Despite usability horror stories Usability requirements are rarely identified by organizations purchasing or developing software
What is the state of usability in Government procurements? Federal agencies have virtually no visibility of software product usability before we make procurement decisions We do not know how to include usability requirements in procurements. We do not know how to compare product usability or to plan for or measure usability costs
But Usability can be objectively defined and measured This implies that we can: 1. Identify usability requirements 2. Measure usability before we deploy or purchase a product
ISO Standards define 3 measures of Usability Effectiveness -- a measure of user productivity, how well a user can perform his job accurately and completely. (i.e.: completion rate, number of errors) Efficiency -- a measure of how quickly a user can perform work, the resources expended to accomplish the task. (i.e.: time on task) Satisfaction--The degree to which users like the product – a subjective response in terms of ease of use, frustration, and usefulness. Usability: The extent to which a product can be used by specified users to achieve specified goals with effectiveness, efficiency and satisfaction in a specified context of use
Example of an Operational Definition for Usability for a travel system: On their first try, within 15 minutes, 75% of Government travelers shall be able to correctly- Create a travel request form Select one departure flight and one return flight Designate one hotel Reserve one rental car Forward the travel request form for approval.. By their second try, within 15 minutes, 90% shall be able to complete the tasks correctly
In 1998, Industry approached NIST to develop a method for factoring usability into procurement decisions Goal: Increase the visibility of software usability Reduce uncontrolled overhead costs of software usability problems, while improving user productivity and morale. Encourage software suppliers and consumer organizations to work together to understand user needs and tasks. Define and validate an industry-wide process for providing visibility of software usability to support product decision-making.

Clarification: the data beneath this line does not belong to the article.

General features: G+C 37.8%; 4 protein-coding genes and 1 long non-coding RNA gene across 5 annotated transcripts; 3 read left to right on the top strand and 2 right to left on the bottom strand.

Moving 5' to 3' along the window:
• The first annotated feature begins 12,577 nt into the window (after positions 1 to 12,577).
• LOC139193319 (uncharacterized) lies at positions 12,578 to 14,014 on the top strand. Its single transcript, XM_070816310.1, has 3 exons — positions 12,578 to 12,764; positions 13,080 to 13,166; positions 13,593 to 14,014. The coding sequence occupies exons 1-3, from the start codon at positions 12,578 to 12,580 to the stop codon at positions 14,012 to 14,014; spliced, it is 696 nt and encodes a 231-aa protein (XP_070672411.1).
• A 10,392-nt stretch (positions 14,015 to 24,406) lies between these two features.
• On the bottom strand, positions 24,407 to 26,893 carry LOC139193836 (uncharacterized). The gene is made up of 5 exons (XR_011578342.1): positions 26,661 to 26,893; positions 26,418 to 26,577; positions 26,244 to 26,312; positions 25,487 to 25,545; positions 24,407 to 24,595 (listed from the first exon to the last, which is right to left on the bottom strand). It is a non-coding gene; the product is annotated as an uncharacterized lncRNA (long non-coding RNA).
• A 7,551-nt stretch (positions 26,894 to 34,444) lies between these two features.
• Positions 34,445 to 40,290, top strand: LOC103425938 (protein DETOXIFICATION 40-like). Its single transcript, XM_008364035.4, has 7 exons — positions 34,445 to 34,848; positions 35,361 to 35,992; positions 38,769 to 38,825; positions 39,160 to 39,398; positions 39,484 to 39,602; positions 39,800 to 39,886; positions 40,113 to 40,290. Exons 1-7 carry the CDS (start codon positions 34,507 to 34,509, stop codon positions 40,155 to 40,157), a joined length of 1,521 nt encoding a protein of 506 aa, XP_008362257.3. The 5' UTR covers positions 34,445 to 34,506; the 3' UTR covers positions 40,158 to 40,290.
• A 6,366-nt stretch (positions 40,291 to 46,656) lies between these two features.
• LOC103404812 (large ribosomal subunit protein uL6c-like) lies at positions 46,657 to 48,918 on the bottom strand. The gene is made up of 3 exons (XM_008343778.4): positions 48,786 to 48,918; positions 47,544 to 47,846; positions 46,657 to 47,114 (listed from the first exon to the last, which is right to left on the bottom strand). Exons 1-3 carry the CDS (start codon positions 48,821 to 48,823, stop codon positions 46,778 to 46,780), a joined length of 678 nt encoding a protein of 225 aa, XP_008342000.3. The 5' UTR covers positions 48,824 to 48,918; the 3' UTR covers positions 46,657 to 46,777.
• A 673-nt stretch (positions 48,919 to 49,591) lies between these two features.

Participants span industry, government and academia Government Brookhaven National Labs Census Bureau DISA DHHS GSA IRS Library of Congress OCLC OPM SSA USDA US Army Corps of Engineers US Air Force State of Georgia, DOT Universities Dalian Maritime Univ. China Rensselaer Polytechnic Inst. University of Indiana San Jose State SEI/CMU Shizuoka University Syracuse University UC Berkeley UCLA University of Maryland University of Michigan University of Copenhagen University College London University of Bologna Industry Boeing Microsoft Oracle Dell Fidelity Investments Motorola Apple General Electric Ford Honeywell Phillips Whirlpool SAP State Farm Xerox
The role of NIST has been to: Act as a facilitator in bringing together industry usability professionals, academics, and government representatives. Maintain the documents and support the ISO standardization process Collect and analyze data to determine the value of incorporating usability into product decision-making and the impact of the adoption of IUSR “products”.
How do we incorporate usability requirements into the procurement process?
The Common Industry Specification for Usability Requirements Defining usability requirements in sufficient detail to make an effective contribution to design and development Defining usability criteria that can be empirically validated subsequently if needed. Developed by NIST and IUSR to provide a structure for:
CISUR supports communication between usability professionals Procurers can specify usability in a Request for Proposals or a contract for software Supplier organizations can determine if usability requirements specified by a customer are realistic for their product, and plan on how to ensure that a product meets these requirements. Suppliers can assess if the usability requirements specified for product development meet the needs of the customer organizations.
CISUR supports communication within and between organizations Among members of the development team to specify requirements for use by the development team Between the customer and supplier of a custom product to define specific customer requirements Between a range of potential customers and a supplier of an off the shelf product, to define diverse requirements.
The CISUR identifies 3 components to specifying requirements Context of Use: description of intended users, their goals, equipment, and environment in which product will be used Performance and satisfaction criteria: ways in which the usability of the product can be measured Test Methods: how the product will be tested to determine whether the usability requirements have been met
The CISUR identifies 3 levels of specification for the components
The CISUR was developed with the following characteristics: Independent of specific design process Facilitates iterative development of requirements Complements other user centered design standards Only applies to usability requirements Does not specify a format for specification As a complement to the CIF
Next Steps 1. ISO Standardization 2. Case Studies
Getting a copy of the CISUR http://www.nist.gov/iusr
Questions? Mary Theofanos NIST (301) 975-5889 Maryt@nist.gov Brian Stanton NIST (301) 975-2103 email@example.com www.nist.gov/iusr